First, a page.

Keep Your Pets Safe During Fireworks Season

Fireworks are the perfect way to end a summer celebration on an awesome note, but while you’re being dazzled by the nighttime display of pyrotechnics, your dog or cat may be cowering in fear. Luckily, there are a few things you can do to keep your furry friend safe, calm and happy during a fireworks show.

How to Help Your Pet Manage Anxiety

Whether your pet’s anxiety is caused by fireworks or other events and issues, there are a few things you can do to make your furry friend more comfortable, including:

Desensitization. Play a recording of fireworks or other loud sounds that scare your pet for a few seconds. Reward your dog or cat with a treat after you turn off the recording. Gradually increase the amount of time that you play the sounds to help your pet adjust to loud noises.

Socialization. Expose puppies and kittens to a variety of situations when they are young to help reduce phobias and anxiety.

Medication. Talk to your pet’s veterinarian about medications that will help calm your pet.

Why Are Fireworks So Scary?

If you suddenly heard loud booms and saw bright lights but had no idea what caused them, let’s face it. You’d be more than a little freaked out. While you and your family may eagerly anticipate fireworks every year, your pet has no idea that the loud, frightening noises suddenly harshing his mellow are just humans’ way of celebrating national holidays and long weekends.

Avoiding Firework Dangers

Because your pet has no idea what causes those terrifying sounds, she may try to escape from your house in an effort to get away from the noise. Unfortunately, your pet can become injured by jumping through a window and may even run out into the street and be hit by a car. You can keep your pet safe by following these tips when it’s time for the local fireworks display.

  • Do NOT take your pet to the show unless you are absolutely sure that he or she is not afraid of fireworks. Your pet may actually run toward the fireworks in an attempt to flee the noise and might knock over other guests in the attempt.
  • If you are setting off fireworks in your yard, or if you live within earshot of a fireworks show, do not leave your pet outside – even in a secured and fenced yard. We’ve heard of more normally slow-moving and no longer slim dog leaping a fence or bolting across an electric barrier to escape the intense boom of home-launched fireworks. The best place for pets is inside.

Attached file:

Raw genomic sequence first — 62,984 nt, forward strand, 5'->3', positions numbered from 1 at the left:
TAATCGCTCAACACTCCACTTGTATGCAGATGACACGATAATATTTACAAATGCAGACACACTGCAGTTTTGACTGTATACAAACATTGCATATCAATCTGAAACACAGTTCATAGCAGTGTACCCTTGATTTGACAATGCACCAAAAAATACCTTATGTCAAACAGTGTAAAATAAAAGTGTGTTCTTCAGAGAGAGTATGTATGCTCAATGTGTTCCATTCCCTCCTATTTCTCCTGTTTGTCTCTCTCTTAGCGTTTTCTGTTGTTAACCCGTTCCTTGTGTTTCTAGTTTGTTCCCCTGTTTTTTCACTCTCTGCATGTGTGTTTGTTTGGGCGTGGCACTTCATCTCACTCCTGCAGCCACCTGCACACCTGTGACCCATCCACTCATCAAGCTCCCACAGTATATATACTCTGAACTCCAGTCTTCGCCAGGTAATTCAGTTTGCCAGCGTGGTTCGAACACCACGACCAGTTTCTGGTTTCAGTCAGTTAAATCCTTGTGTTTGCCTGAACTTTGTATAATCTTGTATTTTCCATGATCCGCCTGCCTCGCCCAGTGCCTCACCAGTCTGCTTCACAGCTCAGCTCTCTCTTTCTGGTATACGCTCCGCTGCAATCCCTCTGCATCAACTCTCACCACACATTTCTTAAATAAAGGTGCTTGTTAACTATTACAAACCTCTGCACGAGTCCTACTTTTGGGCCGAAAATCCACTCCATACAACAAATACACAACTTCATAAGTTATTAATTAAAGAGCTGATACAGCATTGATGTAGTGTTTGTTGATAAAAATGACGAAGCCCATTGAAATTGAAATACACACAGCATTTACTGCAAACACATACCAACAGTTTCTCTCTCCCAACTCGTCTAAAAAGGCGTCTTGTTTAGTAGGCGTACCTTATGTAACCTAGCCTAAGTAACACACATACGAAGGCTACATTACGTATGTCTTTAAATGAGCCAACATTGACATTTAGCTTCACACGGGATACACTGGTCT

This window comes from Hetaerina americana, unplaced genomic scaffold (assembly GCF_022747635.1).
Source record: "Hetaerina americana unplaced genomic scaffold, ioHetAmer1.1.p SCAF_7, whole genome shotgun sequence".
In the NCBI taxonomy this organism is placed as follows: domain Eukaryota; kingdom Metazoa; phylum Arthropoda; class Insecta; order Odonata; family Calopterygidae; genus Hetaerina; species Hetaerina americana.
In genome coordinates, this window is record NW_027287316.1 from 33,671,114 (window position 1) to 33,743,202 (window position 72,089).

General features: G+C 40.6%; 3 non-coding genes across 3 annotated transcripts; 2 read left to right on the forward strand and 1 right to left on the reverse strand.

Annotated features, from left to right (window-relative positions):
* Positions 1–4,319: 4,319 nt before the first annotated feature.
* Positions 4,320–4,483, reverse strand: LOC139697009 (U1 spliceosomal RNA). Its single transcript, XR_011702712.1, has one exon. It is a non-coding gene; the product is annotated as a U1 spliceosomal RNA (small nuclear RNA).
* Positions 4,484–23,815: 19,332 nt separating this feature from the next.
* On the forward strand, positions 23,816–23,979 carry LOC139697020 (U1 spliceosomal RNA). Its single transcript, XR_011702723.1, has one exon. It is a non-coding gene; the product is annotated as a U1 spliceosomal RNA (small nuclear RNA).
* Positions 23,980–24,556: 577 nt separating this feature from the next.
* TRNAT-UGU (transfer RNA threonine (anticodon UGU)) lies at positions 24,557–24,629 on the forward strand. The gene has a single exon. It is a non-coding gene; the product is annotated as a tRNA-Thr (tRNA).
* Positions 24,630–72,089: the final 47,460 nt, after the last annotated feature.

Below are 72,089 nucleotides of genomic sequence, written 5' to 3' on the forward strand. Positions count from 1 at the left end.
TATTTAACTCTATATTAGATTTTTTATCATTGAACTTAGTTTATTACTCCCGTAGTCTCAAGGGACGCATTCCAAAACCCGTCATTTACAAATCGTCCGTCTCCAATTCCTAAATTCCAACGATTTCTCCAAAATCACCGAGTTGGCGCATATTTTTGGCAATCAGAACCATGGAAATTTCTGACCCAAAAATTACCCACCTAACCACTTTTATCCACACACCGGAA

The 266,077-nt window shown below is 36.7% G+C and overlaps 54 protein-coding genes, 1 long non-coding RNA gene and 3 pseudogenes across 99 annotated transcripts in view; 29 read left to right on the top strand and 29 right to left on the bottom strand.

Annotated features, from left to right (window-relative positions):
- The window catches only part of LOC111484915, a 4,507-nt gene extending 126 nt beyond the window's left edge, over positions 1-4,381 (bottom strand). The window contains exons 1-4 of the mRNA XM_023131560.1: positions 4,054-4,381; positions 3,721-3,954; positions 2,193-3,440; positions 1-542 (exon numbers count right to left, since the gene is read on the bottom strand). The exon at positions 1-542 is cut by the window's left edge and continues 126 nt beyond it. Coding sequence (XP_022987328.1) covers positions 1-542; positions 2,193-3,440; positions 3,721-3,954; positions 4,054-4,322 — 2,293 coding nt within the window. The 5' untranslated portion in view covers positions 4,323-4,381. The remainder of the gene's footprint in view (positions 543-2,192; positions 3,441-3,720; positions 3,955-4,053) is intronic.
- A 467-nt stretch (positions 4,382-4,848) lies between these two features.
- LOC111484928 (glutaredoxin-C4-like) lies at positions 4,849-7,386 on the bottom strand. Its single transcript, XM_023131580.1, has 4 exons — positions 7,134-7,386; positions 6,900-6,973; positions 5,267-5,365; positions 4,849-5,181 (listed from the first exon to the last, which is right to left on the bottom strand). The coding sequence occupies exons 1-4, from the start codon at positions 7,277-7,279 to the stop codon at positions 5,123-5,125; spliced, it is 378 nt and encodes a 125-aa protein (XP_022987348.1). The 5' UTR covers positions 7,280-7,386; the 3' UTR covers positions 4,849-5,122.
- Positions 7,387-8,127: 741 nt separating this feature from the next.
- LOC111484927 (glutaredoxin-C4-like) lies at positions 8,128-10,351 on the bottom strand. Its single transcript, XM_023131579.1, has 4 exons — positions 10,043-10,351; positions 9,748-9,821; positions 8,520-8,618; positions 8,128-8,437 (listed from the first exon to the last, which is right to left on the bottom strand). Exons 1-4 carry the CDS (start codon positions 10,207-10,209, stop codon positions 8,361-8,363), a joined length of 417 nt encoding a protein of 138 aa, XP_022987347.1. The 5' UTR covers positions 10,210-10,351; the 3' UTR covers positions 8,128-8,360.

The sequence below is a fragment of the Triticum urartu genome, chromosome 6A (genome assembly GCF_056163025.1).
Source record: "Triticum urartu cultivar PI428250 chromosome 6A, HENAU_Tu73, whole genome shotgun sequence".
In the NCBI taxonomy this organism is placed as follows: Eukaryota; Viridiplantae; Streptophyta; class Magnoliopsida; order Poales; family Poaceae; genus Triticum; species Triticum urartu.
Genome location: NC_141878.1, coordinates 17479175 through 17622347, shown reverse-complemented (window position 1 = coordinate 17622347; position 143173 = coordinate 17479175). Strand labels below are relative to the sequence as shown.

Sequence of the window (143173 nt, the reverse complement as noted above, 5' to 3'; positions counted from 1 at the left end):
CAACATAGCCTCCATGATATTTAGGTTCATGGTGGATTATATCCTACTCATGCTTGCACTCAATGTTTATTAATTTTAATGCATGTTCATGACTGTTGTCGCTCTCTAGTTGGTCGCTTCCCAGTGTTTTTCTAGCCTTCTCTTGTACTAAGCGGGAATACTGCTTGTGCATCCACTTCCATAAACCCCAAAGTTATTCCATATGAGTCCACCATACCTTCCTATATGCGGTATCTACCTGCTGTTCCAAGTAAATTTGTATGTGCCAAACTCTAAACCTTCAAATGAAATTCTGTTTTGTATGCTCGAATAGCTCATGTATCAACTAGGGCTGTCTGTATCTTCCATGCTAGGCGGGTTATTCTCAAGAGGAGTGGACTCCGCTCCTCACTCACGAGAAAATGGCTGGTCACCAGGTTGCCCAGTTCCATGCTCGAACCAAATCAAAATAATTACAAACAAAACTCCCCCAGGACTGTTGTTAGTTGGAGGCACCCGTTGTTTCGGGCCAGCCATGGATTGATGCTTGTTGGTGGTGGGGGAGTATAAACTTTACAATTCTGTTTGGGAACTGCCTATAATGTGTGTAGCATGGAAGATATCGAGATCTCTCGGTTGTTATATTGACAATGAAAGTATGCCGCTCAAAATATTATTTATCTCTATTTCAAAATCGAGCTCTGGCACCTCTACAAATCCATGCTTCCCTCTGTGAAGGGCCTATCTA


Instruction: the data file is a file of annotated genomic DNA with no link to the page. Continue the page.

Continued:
• Find the quietest room in your house, and put your pet’s food, water, bed or crate in the room, along with a few toys. Turn on the TV or play some music to help mask the sounds of the fireworks. Be sure the door latches firmly when you leave the room. If a family member does not plan to attend the fireworks show, your dog or cat will enjoy a little company in the safe space.
  • Put a collar and tags on your pet. The tags will help ensure that your pet returns home if there is an escape. Make sure that the information on tags is current. For maximum peace of mind, microchip your pet too. Since microchips are placed under your pet’s skin, they can never be lost, unlike collars and tags.
  • Take a recent photograph of your pet just in case there is an escape and you need to make a flyer or post information on the Internet.
  • Do not leave your pet in the car if you are attending a fireworks show. The temperature inside your car can rise to dangerous levels in as little as 10 minutes. Your pet may also damage your car in an attempt to escape.
  • Keep your pet inside until you clean up the remnants of the fireworks if you plan to hold a backyard show. Fireworks contain a variety of heavy metals, including arsenic and potassium nitrate that can harm your pet’s health.
  • Make sure that fences and screens are in good repair to prevent your pet from escaping from your home during the fireworks.
  • Take a road trip. If your pet is terrified of fireworks and nothing you do makes the situation more tolerable, consider leaving your pet with a friend outside the firework zone or check into a pet-friendly hotel or motel.

We love fireworks as much as any patriotic citizen, but not as much as we love animals. If your pet is afraid of fireworks or suffers from any other type of anxiety, we can help. Call us at 317-841-1846 to schedule an appointment to discuss your furry friend’s fears.


The Humane Society of the United States: July Fourth Fireworks: Awesome for Humans, Terrifying for Pets

ASPCA: Fourth of July Safety Tips

American Veterinary Medical Association: Fourth of July Safety

Stress (and guilt) – Free Boarding Tips For Your Pet